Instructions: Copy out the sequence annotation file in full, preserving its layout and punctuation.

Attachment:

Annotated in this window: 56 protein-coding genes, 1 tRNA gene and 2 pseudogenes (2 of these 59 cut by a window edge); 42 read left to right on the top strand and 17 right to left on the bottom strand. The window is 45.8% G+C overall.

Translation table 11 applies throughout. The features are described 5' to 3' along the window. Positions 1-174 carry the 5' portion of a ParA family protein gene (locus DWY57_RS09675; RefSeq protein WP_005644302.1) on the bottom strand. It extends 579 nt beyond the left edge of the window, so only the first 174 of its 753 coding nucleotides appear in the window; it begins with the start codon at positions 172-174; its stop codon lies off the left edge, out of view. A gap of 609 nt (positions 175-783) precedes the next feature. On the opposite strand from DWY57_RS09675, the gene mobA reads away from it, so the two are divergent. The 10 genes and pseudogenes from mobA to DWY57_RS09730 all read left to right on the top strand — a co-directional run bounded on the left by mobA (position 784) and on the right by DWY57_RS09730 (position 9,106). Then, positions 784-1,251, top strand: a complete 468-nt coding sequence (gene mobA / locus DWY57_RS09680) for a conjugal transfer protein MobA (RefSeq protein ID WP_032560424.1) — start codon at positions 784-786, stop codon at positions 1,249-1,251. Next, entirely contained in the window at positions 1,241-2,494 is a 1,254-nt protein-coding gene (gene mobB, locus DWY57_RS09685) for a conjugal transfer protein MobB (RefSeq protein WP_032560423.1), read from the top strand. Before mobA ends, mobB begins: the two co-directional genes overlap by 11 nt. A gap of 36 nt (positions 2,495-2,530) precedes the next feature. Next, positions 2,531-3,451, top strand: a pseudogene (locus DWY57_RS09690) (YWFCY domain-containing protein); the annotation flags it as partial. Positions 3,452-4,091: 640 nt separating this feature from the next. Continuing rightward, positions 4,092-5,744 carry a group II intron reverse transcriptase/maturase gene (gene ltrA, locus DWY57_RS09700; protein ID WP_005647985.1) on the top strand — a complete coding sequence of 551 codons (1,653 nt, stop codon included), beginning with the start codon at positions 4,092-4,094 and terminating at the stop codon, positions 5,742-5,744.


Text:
Annotated in this window: 56 protein-coding genes, 1 tRNA gene and 2 pseudogenes (2 of these 59 cut by a window edge); 42 read left to right on the top strand and 17 right to left on the bottom strand. The window is 45.8% G+C overall.

Translation table 11 applies throughout. The features are described 5' to 3' along the window. Positions 1-174 carry the 5' portion of a ParA family protein gene (locus DWY57_RS09675; RefSeq protein WP_005644302.1) on the bottom strand. It extends 579 nt beyond the left edge of the window, so only the first 174 of its 753 coding nucleotides appear in the window; it begins with the start codon at positions 172-174; its stop codon lies off the left edge, out of view. A gap of 609 nt (positions 175-783) precedes the next feature. On the opposite strand from DWY57_RS09675, the gene mobA reads away from it, so the two are divergent. The 10 genes and pseudogenes from mobA to DWY57_RS09730 all read left to right on the top strand — a co-directional run bounded on the left by mobA (position 784) and on the right by DWY57_RS09730 (position 9,106). Then, positions 784-1,251, top strand: a complete 468-nt coding sequence (gene mobA / locus DWY57_RS09680) for a conjugal transfer protein MobA (RefSeq protein ID WP_032560424.1) — start codon at positions 784-786, stop codon at positions 1,249-1,251. Next, entirely contained in the window at positions 1,241-2,494 is a 1,254-nt protein-coding gene (gene mobB, locus DWY57_RS09685) for a conjugal transfer protein MobB (RefSeq protein WP_032560423.1), read from the top strand. Before mobA ends, mobB begins: the two co-directional genes overlap by 11 nt. A gap of 36 nt (positions 2,495-2,530) precedes the next feature. Next, positions 2,531-3,451, top strand: a pseudogene (locus DWY57_RS09690) (YWFCY domain-containing protein); the annotation flags it as partial. Positions 3,452-4,091: 640 nt separating this feature from the next. Continuing rightward, positions 4,092-5,744 carry a group II intron reverse transcriptase/maturase gene (gene ltrA, locus DWY57_RS09700; protein ID WP_005647985.1) on the top strand — a complete coding sequence of 551 codons (1,653 nt, stop codon included), beginning with the start codon at positions 4,092-4,094 and terminating at the stop codon, positions 5,742-5,744.